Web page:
Historically we think of Dr. Martin Luther King Jr. and Rosa Parks as being the organizers of the 1955 Montgomery Bus Boycott but it was Rustin who was in Montgomery before the iconic arrest of Rosa Parks assisting community activists who were already upset about the Jim Crow discrimination on public buses in Montgomery.
Rustin was also an important friend of the young college student and aspiring soprano, Coretta Scott King who was interested in social activism before she married Martin Luther King. Both she and Bayard were skilled classical music singers and their friendship bonded around music and issues of social justice and social change sourced in great part from Bayard Rustin.
PI: That’s breathtaking.
BD: What is critical here is that Bayard Rustin has now taken his long overdue place in the history of The Civil Rights Movement by being awarded posthumously The Medal of Freedom by President Obama, our first African American President.
Rustin was the quintessential architect of strategy for The Civil Rights Movement and related movements of Civil Disobedience and Social Protest that were inspired by The American Civil Rights Movement.
Consider the untold history: A Philip Randolph had lobbied heavily to President Franklin Delano Roosevelt for the march on Washington to take place in the 1940s but Roosevelt did not want the march to take place. The plight of African Americans was not totally ignored. Eleanor Roosevelt played an instrumental part when she helped to organize the historic 1939 Easter Sunday Lincoln Memorial Concert after Marian Anderson was denied the opportunity to sing at Constitution Hall because she was African American. Bayard Rustin was there all along, paying attention, taking notes……long before the 1963 March.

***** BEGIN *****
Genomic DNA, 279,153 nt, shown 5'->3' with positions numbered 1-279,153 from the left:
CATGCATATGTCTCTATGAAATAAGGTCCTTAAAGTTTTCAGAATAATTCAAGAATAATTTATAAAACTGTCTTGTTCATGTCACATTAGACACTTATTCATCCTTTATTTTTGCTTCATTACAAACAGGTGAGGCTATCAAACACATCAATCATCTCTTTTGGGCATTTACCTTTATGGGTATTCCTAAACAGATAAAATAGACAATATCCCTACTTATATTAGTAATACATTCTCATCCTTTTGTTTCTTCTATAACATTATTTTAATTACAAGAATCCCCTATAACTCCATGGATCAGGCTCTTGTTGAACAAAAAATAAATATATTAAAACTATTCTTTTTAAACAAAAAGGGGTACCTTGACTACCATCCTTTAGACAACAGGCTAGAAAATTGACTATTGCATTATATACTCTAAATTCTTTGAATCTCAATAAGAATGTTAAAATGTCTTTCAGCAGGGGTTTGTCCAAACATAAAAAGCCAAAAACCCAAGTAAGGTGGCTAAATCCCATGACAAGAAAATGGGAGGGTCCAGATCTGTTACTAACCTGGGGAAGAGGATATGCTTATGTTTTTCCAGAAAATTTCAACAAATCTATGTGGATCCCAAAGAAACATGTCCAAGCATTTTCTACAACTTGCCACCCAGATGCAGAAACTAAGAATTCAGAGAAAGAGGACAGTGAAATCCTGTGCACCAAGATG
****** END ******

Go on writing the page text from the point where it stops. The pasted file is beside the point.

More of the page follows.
The good news about all of all this is that it took a younger generation of leadership represented by President Barack Obama and First Lady Michelle Obama for Bayard Rustin to be properly recognized. The Obamas have done indispensible service to the cause of opening the doors of greater dialogue and the ushering forward the journey to inclusion and equality for not only America’s LGBTQ citizens but in particular for its African American LGBTQ citizens. We must truly acknowledge their leadership as it both of them who have dared to talk about the white elephant in the black church and the black community: the existence of and the right to full equality of Gay, Lesbian, Bisexual and Queer African Americans within the Black Church and the larger community. Along with NAACP President and Chief Executive Officer, Ben Jealous, The Obamas have sheparded forward the critical conversation in the black church around the role that toxic discrimination of prejudice against African American gay and lesbian congregants has played in addressing HIV and AIDS in the black community. Their combined leadership has kicked open a door that was shut and has enabled a journey to embracing a more critical view towards inclusion and equality than has ever existed before within the black community.
Bayard Rustin would be proud of this journey to dialogue and to redress that is beginning through the stewardship of the Obamas.
It is this exceptionalism in social justice leadership that Bayard Rustin helped to inspire and create before, during and after The 1963 March on Washington that makes this honor bestowed upon him so poignantly and historically placed. May Bayard Rustin’s legacy and leadership continue to inspire generations of community organizers and social activists to come.
For more information about the Bayard Rustin LGBT Coalition visit bayardrustincoalition.com